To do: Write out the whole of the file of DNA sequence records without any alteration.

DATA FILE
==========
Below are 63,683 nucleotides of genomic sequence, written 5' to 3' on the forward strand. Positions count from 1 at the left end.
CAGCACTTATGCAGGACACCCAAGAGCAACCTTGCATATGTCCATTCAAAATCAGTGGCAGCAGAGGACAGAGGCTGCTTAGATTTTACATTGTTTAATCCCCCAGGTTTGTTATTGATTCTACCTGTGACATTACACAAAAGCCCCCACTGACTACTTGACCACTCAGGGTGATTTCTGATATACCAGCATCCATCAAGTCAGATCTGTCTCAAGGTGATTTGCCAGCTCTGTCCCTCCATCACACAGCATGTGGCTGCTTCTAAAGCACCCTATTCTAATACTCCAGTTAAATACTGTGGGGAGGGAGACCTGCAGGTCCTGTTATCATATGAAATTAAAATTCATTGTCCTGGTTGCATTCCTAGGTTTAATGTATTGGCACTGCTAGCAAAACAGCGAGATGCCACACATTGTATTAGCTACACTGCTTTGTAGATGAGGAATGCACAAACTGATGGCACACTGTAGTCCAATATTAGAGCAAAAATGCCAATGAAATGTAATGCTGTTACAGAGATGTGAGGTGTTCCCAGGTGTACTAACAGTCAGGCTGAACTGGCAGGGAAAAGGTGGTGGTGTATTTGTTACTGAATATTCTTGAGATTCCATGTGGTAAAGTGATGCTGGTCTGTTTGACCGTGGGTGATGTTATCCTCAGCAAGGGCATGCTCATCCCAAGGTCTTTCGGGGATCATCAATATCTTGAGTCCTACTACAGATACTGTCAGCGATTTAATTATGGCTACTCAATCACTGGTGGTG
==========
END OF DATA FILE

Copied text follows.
Below are 63,683 nucleotides of genomic sequence, written 5' to 3' on the forward strand. Positions count from 1 at the left end.
CAGCACTTATGCAGGACACCCAAGAGCAACCTTGCATATGTCCATTCAAAATCAGTGGCAGCAGAGGACAGAGGCTGCTTAGATTTTACATTGTTTAATCCCCCAGGTTTGTTATTGATTCTACCTGTGACATTACACAAAAGCCCCCACTGACTACTTGACCACTCAGGGTGATTTCTGATATACCAGCATCCATCAAGTCAGATCTGTCTCAAGGTGATTTGCCAGCTCTGTCCCTCCATCACACAGCATGTGGCTGCTTCTAAAGCACCCTATTCTAATACTCCAGTTAAATACTGTGGGGAGGGAGACCTGCAGGTCCTGTTATCATATGAAATTAAAATTCATTGTCCTGGTTGCATTCCTAGGTTTAATGTATTGGCACTGCTAGCAAAACAGCGAGATGCCACACATTGTATTAGCTACACTGCTTTGTAGATGAGGAATGCACAAACTGATGGCACACTGTAGTCCAATATTAGAGCAAAAATGCCAATGAAATGTAATGCTGTTACAGAGATGTGAGGTGTTCCCAGGTGTACTAACAGTCAGGCTGAACTGGCAGGGAAAAGGTGGTGGTGTATTTGTTACTGAATATTCTTGAGATTCCATGTGGTAAAGTGATGCTGGTCTGTTTGACCGTGGGTGATGTTATCCTCAGCAAGGGCATGCTCATCCCAAGGTCTTTCGGGGATCATCAATATCTTGAGTCCTACTACAGATACTGTCAGCGATTTAATTATGGCTACTCAATCACTGGTGGTG